Skip to main content

Good Enough for Government Work

The Public Reputation Crisis in America (And What We Can Do to Fix It)

American government is in the midst of a reputation crisis. An overwhelming majority of citizens—Republicans and Democrats alike—hold negative perceptions of the government and believe it is wasteful, inefficient, and doing a generally poor job managing public programs and providing public services. When social problems arise, Americans are therefore skeptical that the government has the ability to respond effectively. It’s a serious problem, argues Amy E. Lerman, and it will not be a simple one to fix.

With Good Enough for Government Work, Lerman uses surveys, experiments, and public opinion data to argue persuasively that the reputation of government is itself an impediment to government’s ability to achieve the common good. In addition to improving its efficiency and effectiveness, government therefore has an equally critical task: countering the belief that the public sector is mired in incompetence. Lerman takes readers through the main challenges. Negative perceptions are highly resistant to change, she shows, because we tend to perceive the world in a way that confirms our negative stereotypes of government—even in the face of new information. Those who hold particularly negative perceptions also begin to “opt out” in favor of private alternatives, such as sending their children to private schools, living in gated communities, and refusing to participate in public health insurance programs. When sufficient numbers of people opt out of public services, the result can be a decline in the objective quality of public provision. In this way, citizens’ beliefs about government can quickly become a self-fulfilling prophecy, with consequences for all. Lerman concludes with practical solutions for how the government might improve its reputation and roll back current efforts to eliminate or privatize even some of the most critical public services.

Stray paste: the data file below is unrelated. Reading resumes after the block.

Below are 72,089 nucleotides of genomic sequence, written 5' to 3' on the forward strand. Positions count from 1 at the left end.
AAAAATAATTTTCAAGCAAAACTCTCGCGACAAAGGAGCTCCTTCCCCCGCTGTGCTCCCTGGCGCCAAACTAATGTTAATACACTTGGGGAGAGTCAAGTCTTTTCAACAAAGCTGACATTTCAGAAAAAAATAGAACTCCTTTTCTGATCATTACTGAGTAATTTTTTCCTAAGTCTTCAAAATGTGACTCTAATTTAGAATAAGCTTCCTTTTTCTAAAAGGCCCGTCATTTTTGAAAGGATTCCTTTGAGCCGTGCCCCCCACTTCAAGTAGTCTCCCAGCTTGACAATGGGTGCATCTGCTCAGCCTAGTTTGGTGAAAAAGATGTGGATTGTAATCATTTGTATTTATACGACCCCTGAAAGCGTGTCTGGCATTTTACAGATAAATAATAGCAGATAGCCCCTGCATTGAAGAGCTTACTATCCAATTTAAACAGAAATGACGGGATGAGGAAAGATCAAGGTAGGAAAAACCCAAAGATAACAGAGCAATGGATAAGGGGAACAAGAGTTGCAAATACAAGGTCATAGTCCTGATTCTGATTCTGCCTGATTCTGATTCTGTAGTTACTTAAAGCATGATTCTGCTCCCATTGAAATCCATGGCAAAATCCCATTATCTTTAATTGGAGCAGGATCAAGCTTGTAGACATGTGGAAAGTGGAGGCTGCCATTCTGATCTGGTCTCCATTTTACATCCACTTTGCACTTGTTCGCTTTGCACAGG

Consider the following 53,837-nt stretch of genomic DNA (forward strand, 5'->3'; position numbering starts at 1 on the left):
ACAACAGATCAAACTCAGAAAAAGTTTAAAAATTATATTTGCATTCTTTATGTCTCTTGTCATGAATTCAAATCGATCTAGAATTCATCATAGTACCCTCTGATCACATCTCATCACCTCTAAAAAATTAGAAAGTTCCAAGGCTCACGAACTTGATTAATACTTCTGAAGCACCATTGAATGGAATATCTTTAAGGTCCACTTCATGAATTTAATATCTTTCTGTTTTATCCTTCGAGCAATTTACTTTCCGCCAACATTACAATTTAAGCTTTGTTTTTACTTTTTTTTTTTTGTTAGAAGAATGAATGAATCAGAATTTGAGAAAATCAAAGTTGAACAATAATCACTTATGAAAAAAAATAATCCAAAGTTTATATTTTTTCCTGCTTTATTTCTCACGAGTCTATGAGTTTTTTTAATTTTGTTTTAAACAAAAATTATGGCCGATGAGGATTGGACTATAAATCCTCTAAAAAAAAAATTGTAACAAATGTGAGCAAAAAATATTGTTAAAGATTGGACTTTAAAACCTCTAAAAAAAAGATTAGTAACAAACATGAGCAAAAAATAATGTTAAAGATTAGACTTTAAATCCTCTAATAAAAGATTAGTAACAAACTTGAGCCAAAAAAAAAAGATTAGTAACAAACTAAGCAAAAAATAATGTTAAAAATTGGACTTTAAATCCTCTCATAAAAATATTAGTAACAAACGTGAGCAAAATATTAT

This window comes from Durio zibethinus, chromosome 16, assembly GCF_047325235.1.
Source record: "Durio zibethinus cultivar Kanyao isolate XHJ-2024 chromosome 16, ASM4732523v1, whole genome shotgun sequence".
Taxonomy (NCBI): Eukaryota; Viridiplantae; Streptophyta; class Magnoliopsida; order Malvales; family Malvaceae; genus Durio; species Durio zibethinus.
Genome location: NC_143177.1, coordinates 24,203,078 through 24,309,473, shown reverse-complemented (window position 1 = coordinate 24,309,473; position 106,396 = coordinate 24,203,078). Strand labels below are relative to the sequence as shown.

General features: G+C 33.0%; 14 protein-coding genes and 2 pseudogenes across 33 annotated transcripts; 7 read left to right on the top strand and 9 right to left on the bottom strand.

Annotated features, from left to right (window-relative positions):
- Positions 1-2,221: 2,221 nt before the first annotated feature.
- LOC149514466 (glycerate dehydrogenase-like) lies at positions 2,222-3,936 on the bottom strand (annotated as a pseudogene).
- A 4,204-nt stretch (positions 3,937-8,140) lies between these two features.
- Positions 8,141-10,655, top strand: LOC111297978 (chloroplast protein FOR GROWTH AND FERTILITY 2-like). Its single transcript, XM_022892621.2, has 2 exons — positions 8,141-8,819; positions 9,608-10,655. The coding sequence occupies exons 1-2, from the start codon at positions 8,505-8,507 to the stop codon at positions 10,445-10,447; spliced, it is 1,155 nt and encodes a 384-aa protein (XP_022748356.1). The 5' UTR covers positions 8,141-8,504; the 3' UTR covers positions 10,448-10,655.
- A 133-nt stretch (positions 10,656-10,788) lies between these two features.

304 pages | 26 line drawings, 8 tables | 6 x 9 | © 2019

Chicago Studies in American Politics

Political Science: American Government and Politics


"It's an important and well-timed publication."

Washington Monthly

Table of Contents

Part I. Foundations of the Reputation Crisis

1          The Public Reputation Crisis
2          A Brief History of Public Reputation
3          “Good Enough for Government Work”

Part II. How a Reputation Crisis Unfolds

4          Why Reputations in Crisis Are Hard to Change
5          Why Personal Experience Isn’t Always Enough
6          The Role of Reputation in a Polarized Policy Domain

Part III. The Consequences of a Crisis

7          The Public Reputation as a Self-Fulfilling Prophecy
8          When Citizens Opt In, Attitudes Can Change

Part IV. Rebuilding Reputation

9          Responding to a Public Crisis: Lessons from Industry
10        Putting Lessons into Practice

Part V. Privatization and the Public Good

11        The Political Costs of Privatization
12        Good Government and Good Governing
13        Beyond the Reputation Crisis



American Political Science Association: Gladys M. Kammerer Award

American Political Science Association: Woodrow Wilson Foundation Award

Be the first to know

Get the latest updates on new releases, special offers, and media highlights when you subscribe to our email lists!

Sign up here for updates about the Press